Architecture History: Charles Amos Cummings House

This article is a contribution from Joseph Cornish, Director of Design Review – Preservation Team of the City of Boston’s Environment Department .

Located on the corner of Clarendon and Newbury Street, the Charles Amos Cummings House is a Victorian brick row house built in 1871 and designed by architect and Boston native Charles Amos Cummings (1833-1905) as his own personal residence. This highly-visible residence served as an example of Cummings’ work winning him the commissions of several high-profile buildings in Boston including: New Old South Church located in Copley Square and completed in 1875; and the Cyclorama Building located in Boston’s South End and completed in 1884. Cummings lived at this address until his death in 1905, and his wife remained in the house until her death in 1922. The house was then converted into retail and office space which it remains today.

The house is an early and ambitious example of the Queen Anne style of architecture which was influenced by the buildings of Medieval England. Queen Anne style features of this building include a complicated roof system with multiple dormers and gables; towers with conical roofs; the contrasting use of building materials including salmon-colored brick, tar-dipped bricks, light-colored sandstone, and three different colors of slate; multiple patterns of brickwork; and several varieties of multi-paned windows.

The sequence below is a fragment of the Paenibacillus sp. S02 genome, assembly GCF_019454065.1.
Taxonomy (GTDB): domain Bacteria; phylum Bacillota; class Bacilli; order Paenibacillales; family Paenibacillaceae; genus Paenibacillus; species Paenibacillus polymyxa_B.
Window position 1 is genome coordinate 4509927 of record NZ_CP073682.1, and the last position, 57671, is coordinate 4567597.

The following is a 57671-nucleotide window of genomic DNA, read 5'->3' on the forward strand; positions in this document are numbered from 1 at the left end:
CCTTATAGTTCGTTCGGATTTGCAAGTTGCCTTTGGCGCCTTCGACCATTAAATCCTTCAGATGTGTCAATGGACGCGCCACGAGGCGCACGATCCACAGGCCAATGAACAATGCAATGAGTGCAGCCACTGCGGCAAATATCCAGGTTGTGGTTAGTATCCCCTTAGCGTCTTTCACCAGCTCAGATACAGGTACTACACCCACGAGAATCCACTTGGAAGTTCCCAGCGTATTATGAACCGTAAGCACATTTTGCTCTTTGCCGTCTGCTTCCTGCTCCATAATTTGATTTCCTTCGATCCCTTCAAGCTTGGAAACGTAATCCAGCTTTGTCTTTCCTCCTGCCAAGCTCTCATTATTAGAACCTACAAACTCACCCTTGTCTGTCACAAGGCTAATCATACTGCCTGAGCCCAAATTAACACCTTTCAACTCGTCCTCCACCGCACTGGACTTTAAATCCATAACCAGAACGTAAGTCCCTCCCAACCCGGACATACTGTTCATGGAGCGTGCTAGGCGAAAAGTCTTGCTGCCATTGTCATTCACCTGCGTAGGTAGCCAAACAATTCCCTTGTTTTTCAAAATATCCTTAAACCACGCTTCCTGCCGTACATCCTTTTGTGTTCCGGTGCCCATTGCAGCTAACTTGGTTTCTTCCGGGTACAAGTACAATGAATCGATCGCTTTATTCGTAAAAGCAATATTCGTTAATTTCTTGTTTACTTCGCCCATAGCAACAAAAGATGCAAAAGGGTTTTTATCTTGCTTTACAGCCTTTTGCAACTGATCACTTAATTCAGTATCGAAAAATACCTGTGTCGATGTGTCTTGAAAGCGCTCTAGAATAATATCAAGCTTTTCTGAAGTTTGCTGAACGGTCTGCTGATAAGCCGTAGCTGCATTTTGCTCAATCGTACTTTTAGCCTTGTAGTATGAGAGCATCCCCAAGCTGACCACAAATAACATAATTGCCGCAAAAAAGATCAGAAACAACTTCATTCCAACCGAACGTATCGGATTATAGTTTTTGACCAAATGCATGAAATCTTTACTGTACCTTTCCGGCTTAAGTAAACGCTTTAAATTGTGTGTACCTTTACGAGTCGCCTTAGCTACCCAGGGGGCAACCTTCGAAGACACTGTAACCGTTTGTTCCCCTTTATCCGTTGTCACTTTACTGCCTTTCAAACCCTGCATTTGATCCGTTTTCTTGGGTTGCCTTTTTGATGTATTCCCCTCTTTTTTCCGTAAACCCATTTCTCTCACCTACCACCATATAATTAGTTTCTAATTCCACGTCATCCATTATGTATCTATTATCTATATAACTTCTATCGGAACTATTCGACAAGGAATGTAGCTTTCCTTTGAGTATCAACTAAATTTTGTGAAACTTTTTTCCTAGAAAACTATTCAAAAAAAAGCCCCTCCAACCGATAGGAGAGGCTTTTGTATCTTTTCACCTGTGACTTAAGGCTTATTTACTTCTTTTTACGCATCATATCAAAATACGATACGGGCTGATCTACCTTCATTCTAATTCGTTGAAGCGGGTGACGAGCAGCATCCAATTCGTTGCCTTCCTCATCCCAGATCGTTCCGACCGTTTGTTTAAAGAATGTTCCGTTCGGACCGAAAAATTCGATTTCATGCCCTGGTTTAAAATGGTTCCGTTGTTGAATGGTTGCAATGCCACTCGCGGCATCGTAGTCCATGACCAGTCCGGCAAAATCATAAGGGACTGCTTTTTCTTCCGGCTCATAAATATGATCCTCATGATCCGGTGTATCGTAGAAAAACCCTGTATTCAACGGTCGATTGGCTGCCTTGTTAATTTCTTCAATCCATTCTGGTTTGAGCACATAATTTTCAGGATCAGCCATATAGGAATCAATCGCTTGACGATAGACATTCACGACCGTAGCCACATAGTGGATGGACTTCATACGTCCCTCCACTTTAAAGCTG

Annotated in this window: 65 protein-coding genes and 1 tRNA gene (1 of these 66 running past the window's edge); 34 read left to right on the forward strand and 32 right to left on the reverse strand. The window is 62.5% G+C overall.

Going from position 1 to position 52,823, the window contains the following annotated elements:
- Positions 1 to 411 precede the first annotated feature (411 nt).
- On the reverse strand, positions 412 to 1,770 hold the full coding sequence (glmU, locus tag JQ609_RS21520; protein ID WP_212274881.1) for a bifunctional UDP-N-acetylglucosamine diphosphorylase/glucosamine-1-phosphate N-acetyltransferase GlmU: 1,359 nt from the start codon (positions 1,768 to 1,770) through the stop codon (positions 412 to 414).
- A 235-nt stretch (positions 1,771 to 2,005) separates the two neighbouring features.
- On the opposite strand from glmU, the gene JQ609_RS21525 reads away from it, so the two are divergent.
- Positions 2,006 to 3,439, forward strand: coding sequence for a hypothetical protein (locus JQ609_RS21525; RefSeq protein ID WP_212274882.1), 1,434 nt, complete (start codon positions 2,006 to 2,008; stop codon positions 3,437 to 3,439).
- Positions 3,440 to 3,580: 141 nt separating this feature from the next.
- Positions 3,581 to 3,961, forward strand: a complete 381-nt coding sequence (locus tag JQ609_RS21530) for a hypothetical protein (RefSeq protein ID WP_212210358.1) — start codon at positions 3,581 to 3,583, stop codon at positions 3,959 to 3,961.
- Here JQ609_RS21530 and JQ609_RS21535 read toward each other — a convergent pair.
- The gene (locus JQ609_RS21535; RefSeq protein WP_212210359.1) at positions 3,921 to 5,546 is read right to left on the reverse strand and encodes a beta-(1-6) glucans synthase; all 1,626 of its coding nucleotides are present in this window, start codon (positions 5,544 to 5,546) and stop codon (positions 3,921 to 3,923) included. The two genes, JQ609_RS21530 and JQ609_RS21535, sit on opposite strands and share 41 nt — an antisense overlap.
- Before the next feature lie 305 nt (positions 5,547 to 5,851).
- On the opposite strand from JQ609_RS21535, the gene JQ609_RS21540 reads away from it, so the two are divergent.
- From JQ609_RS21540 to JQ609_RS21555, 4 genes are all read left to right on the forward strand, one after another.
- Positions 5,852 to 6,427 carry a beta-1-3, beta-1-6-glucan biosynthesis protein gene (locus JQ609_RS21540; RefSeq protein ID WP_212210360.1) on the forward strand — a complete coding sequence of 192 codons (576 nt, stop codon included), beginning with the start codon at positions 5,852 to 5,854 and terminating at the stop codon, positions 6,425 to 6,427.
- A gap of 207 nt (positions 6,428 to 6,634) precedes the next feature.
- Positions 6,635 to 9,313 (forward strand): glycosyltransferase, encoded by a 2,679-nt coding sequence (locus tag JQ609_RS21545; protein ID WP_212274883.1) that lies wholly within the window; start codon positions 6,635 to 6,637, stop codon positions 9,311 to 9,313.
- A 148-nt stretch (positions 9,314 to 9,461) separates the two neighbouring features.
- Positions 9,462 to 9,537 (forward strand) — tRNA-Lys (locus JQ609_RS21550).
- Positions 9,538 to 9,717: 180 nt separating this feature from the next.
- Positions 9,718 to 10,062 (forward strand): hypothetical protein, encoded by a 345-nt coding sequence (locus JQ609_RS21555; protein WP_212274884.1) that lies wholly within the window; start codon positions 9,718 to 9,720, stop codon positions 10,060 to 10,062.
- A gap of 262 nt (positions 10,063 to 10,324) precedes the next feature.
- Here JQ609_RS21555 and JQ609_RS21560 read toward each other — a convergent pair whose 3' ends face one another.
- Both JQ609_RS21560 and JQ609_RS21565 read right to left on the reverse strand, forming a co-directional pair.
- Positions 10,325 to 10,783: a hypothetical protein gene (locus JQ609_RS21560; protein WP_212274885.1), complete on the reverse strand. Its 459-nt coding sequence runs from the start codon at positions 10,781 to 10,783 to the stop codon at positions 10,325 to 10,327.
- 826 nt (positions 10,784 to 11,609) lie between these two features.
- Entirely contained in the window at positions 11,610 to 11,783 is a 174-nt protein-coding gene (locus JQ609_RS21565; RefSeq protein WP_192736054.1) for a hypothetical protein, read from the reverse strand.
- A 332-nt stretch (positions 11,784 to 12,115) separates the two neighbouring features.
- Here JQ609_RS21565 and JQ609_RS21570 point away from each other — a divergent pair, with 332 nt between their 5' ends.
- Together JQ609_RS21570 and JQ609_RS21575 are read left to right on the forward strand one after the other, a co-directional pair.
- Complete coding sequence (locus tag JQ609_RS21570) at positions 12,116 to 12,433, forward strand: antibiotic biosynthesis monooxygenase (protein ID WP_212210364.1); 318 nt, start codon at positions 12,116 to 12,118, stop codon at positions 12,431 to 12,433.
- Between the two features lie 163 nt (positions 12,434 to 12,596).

Prior to moving to 109 Newbury Street, Cummings and his wife, Margaret Kimball Cummings (1841-1922) resided at 9 Union Park in Boston’s South End neighborhood. Following his graduation from the Rensselaer Polytechnic Institute in Troy, New York, Cummings joined the Boston architectural firm of Gridley J. F. Bryant in 1857. In 1861 Cummings and his work colleague Willard T. Sears (1837-1920) founded the firm of Cummings and Sears in 1861.

The Charles Amos Cummings House is located at 109 Newbury Street

About Joseph Cornish

Joe Cornish recently joined the Preservation Team of the City of Boston’s Environment Department as the Director of Design Review. In this position he oversees proposed changes in three of the city’s nine historic districts, and supervises staff responsible for the other districts. Prior to working for the city Joe worked for Historic New England from 1998 to 2016 where he administered and enforced the preservation easements that organization holds on 100 historic properties. He is the past president of the New England Chapter of the Society of Architectural Historians, and the former co-chair of the Belmont Historic District Commission in Belmont, Massachusetts.  Joe has written articles and lectured frequently on topics related to architectural history, maintaining historic buildings, and preservation easements. He received his M.A. degree in Preservation Studies from Boston University, and his B.A. degree in History and Art History from the College of the Holy Cross.